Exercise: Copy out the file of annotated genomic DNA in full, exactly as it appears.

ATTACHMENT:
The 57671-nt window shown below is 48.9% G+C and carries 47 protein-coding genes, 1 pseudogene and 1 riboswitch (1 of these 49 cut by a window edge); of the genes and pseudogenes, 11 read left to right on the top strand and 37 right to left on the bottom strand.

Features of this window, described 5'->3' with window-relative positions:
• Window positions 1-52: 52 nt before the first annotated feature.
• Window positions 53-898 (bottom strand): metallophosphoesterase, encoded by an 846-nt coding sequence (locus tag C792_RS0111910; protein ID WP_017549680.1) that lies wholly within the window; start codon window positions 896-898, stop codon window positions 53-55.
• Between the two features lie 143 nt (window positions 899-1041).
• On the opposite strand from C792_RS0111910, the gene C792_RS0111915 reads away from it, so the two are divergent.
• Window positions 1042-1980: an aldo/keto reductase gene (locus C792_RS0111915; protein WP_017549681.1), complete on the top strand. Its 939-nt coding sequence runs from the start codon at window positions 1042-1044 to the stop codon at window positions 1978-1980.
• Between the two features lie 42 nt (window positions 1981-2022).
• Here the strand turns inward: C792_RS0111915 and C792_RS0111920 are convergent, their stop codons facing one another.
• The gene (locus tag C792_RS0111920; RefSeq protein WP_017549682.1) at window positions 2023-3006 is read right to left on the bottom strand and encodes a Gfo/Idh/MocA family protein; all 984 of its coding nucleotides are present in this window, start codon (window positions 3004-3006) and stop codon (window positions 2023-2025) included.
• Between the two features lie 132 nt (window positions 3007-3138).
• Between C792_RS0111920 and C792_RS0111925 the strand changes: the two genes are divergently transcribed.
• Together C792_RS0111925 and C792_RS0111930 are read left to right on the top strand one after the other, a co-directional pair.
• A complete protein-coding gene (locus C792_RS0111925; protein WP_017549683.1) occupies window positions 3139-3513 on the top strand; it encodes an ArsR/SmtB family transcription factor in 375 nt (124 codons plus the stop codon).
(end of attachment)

The 57671-nt window shown below is 48.9% G+C and carries 47 protein-coding genes, 1 pseudogene and 1 riboswitch (1 of these 49 cut by a window edge); of the genes and pseudogenes, 11 read left to right on the top strand and 37 right to left on the bottom strand.

Features of this window, described 5'->3' with window-relative positions:
• Window positions 1-52: 52 nt before the first annotated feature.
• Window positions 53-898 (bottom strand): metallophosphoesterase, encoded by an 846-nt coding sequence (locus tag C792_RS0111910; protein ID WP_017549680.1) that lies wholly within the window; start codon window positions 896-898, stop codon window positions 53-55.
• Between the two features lie 143 nt (window positions 899-1041).
• On the opposite strand from C792_RS0111910, the gene C792_RS0111915 reads away from it, so the two are divergent.
• Window positions 1042-1980: an aldo/keto reductase gene (locus C792_RS0111915; protein WP_017549681.1), complete on the top strand. Its 939-nt coding sequence runs from the start codon at window positions 1042-1044 to the stop codon at window positions 1978-1980.
• Between the two features lie 42 nt (window positions 1981-2022).
• Here the strand turns inward: C792_RS0111915 and C792_RS0111920 are convergent, their stop codons facing one another.
• The gene (locus tag C792_RS0111920; RefSeq protein WP_017549682.1) at window positions 2023-3006 is read right to left on the bottom strand and encodes a Gfo/Idh/MocA family protein; all 984 of its coding nucleotides are present in this window, start codon (window positions 3004-3006) and stop codon (window positions 2023-2025) included.
• Between the two features lie 132 nt (window positions 3007-3138).
• Between C792_RS0111920 and C792_RS0111925 the strand changes: the two genes are divergently transcribed.
• Together C792_RS0111925 and C792_RS0111930 are read left to right on the top strand one after the other, a co-directional pair.
• A complete protein-coding gene (locus C792_RS0111925; protein WP_017549683.1) occupies window positions 3139-3513 on the top strand; it encodes an ArsR/SmtB family transcription factor in 375 nt (124 codons plus the stop codon).